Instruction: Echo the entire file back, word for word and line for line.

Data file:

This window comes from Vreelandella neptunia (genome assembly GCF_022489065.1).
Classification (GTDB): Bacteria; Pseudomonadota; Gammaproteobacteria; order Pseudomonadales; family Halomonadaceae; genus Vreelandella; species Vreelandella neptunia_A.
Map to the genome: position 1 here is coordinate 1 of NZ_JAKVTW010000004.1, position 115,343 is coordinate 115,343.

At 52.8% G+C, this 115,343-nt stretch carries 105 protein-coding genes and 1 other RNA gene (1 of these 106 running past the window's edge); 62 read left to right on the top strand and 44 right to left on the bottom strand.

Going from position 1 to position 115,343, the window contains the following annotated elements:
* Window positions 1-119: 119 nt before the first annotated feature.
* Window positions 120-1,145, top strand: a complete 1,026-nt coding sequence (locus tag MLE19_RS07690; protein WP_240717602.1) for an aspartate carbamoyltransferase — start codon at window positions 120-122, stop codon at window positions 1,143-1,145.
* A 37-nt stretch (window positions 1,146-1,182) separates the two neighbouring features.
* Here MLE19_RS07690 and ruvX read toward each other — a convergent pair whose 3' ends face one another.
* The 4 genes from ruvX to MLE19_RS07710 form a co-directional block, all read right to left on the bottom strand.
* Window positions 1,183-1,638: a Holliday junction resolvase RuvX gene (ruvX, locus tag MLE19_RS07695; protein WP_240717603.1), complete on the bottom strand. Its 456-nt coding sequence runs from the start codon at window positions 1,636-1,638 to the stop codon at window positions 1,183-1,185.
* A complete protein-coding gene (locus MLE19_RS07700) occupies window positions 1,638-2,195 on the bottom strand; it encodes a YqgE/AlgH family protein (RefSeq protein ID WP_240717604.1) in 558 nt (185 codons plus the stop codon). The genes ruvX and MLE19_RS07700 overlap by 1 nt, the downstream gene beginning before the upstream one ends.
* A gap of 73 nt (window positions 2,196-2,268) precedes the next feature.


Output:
This window comes from Vreelandella neptunia (genome assembly GCF_022489065.1).
Classification (GTDB): Bacteria; Pseudomonadota; Gammaproteobacteria; order Pseudomonadales; family Halomonadaceae; genus Vreelandella; species Vreelandella neptunia_A.
Map to the genome: position 1 here is coordinate 1 of NZ_JAKVTW010000004.1, position 115,343 is coordinate 115,343.

At 52.8% G+C, this 115,343-nt stretch carries 105 protein-coding genes and 1 other RNA gene (1 of these 106 running past the window's edge); 62 read left to right on the top strand and 44 right to left on the bottom strand.

Going from position 1 to position 115,343, the window contains the following annotated elements:
* Window positions 1-119: 119 nt before the first annotated feature.
* Window positions 120-1,145, top strand: a complete 1,026-nt coding sequence (locus tag MLE19_RS07690; protein WP_240717602.1) for an aspartate carbamoyltransferase — start codon at window positions 120-122, stop codon at window positions 1,143-1,145.
* A 37-nt stretch (window positions 1,146-1,182) separates the two neighbouring features.
* Here MLE19_RS07690 and ruvX read toward each other — a convergent pair whose 3' ends face one another.
* The 4 genes from ruvX to MLE19_RS07710 form a co-directional block, all read right to left on the bottom strand.
* Window positions 1,183-1,638: a Holliday junction resolvase RuvX gene (ruvX, locus tag MLE19_RS07695; protein WP_240717603.1), complete on the bottom strand. Its 456-nt coding sequence runs from the start codon at window positions 1,636-1,638 to the stop codon at window positions 1,183-1,185.
* A complete protein-coding gene (locus MLE19_RS07700) occupies window positions 1,638-2,195 on the bottom strand; it encodes a YqgE/AlgH family protein (RefSeq protein ID WP_240717604.1) in 558 nt (185 codons plus the stop codon). The genes ruvX and MLE19_RS07700 overlap by 1 nt, the downstream gene beginning before the upstream one ends.
* A gap of 73 nt (window positions 2,196-2,268) precedes the next feature.